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Did Jeremy Tyler Skipping His Senior Year Of High School Help In The 2011 NBA Draft Process?

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Many of you probably recall the initial Jeremy Tyler story.  With NBA Draft season in full effect and his invite sent for the ever-elite NBA Draft Combine, now is probably as good of time as any to revisit what brought him here.

Our old pal Jon L first mentioned his name over two years ago when he opined that Tyler should probably go to the D-League rather than his initial plan of leaving high school after his junior year to play professional basketball in Europe. Since then, Tyler turned down a solid gig in Slovenia before signing with Maccabi Haifa in Israel where he struggled and ultimately flamed out before deciding to play in Japan's second division this past season alongside Robert Swift and Byron Eaton.

Initially, that last paragraph would indicate that Tyler probably would have been better off developing the NBA Development League a la Latavious Williams rather than going the convoluted route that he chose. That isn't exactly correct, however, as Tyler actually probably ended up coming out of Japan smelling like a rose with averages of 9.9 points and 6.4 rebounds in just over 15 minutes of playing time per game (and producing a couple of highlight mixes along the way).

Had Tyler opted to play in the D-League, the 18-year-old could have been exposed with the media attention he presumably would have received by playing in the United States while teaching others a quite-public lesson about staying in school -- at least high school. He went rather unnoticed this past season in Japan, however, while being coached by an NBA-caliber head coach in Bob Hill (former head coach of both the San Antonio Spurs and Seattle SuperSonics) and earning minutes behind former NBA lottery pick Robert Swift.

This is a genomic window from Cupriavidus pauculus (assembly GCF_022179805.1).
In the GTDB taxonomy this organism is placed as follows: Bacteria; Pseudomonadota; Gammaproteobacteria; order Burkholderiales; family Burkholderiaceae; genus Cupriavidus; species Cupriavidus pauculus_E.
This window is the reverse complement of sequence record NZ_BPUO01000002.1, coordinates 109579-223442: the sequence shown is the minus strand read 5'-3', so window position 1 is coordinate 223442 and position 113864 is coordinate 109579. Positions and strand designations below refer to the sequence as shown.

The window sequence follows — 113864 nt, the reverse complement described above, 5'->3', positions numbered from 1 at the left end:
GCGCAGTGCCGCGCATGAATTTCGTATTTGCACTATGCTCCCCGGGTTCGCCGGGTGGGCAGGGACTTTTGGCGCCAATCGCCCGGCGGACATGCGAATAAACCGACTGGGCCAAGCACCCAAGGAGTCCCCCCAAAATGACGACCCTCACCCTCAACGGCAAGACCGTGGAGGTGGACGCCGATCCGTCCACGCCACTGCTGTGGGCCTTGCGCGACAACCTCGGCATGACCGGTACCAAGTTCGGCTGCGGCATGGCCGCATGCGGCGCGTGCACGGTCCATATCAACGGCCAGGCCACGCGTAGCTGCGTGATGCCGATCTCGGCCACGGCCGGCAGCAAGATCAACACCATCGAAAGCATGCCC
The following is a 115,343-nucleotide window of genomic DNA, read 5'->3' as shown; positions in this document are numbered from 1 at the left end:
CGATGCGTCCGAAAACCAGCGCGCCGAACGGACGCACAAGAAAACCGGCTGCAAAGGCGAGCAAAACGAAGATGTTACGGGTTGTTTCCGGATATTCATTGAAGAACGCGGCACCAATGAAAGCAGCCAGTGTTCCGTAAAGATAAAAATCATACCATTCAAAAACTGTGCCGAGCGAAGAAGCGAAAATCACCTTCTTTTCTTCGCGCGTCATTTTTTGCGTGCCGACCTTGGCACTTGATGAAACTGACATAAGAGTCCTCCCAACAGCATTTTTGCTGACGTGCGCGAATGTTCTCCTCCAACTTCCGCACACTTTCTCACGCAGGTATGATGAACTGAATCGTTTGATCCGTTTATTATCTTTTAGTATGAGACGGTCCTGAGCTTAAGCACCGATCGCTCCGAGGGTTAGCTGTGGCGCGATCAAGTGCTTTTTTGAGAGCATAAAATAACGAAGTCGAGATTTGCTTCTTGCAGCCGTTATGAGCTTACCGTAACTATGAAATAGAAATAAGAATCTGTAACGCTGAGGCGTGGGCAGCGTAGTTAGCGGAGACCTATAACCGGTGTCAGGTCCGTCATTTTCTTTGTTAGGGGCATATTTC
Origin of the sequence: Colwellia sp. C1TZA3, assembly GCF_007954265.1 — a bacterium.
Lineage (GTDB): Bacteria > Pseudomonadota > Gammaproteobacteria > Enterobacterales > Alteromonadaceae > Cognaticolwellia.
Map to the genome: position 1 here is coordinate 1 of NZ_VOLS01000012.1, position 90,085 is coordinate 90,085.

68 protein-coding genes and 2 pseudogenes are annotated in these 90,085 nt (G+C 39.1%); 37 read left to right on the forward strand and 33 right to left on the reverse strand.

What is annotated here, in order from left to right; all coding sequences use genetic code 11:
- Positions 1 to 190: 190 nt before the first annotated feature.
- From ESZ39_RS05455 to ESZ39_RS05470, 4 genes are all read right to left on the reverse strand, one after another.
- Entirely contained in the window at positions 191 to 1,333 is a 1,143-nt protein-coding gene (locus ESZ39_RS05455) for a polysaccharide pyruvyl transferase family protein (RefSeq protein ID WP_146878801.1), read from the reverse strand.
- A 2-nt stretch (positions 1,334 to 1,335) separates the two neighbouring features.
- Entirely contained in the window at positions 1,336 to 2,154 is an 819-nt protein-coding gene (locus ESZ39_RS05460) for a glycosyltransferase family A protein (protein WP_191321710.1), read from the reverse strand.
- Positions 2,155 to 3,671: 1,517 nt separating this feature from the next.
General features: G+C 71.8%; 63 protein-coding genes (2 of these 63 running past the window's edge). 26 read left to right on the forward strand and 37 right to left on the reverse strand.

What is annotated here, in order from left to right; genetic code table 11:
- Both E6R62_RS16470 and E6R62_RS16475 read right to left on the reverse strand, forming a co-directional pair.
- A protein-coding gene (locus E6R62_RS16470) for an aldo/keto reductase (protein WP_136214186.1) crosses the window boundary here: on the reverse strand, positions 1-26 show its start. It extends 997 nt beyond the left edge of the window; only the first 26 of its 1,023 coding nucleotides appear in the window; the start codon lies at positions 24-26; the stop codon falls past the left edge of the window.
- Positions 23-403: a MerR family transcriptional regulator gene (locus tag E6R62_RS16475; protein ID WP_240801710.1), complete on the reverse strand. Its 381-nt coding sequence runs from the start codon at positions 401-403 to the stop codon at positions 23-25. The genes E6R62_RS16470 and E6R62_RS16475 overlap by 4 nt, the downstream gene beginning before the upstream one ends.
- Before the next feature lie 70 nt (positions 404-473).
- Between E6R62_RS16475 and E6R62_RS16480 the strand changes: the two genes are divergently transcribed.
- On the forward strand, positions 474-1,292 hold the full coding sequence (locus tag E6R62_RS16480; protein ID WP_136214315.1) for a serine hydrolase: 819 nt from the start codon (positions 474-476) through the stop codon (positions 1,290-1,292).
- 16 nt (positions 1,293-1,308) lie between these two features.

It's difficult to say just how much the 19-year-old was really able to develop in Japan against seeming inferior competition and a tsunami-shortened schedule, but that isn't such a bad thing for Tyler.

See, considering he is almost assuredly the least-scouted prospect projected in this year's NBA mock drafts, most teams will be getting their first look at Tyler at the Draft combine. If he's able to measure out well and show enough in the limited drills that they run (which he's no doubt practicing as you read this), that solid impression will be the only impression that some NBA decision makers have of him. That could be disadvantageous if he's unable to impress, of course, but the odds are probably in his favor heading into the event.

Either way, Tyler was invited to the Draft combine and will get the opportunity to show his wares in front of everybody who's anybody in the NBA Draft decision-making process. The Combine is also the best indicator as to who NBA teams feel deserve a solid look prior to the Draft. Last season, 48 of the 53 players on the initial invite list were either drafted or ended up playing in the NBA, giving onlookers a pretty good feel for how much a combine invite is valued by NBA clubs.

Typically I wouldn't make all that big of a deal out of being included in something that 53 other players are included in, but the one NBA Draft-eligible prospect that ended up in the D-League this year instead of Europe -- Jamine Peterson -- wasn't included on that list. While this could be just because Peterson isn't considered as good of an NBA prospect as Tyler, that might not be the case for "Greedy" if all of his games weren't against what amounted to playing against better competition in a setting that was much easier for those interested to watch online or attend in person.

This story won't be complete until the night of June 23, the date of this year's NBA Draft, but it doesn't seem as if Tyler's long road was hindered by heading overseas while spurning the D-League -- at least in the early goings of this year's NBA Draft process. Of course, had he just opted to go the conventional route and went to Louisville as planned, none of this discussion would even be taking place.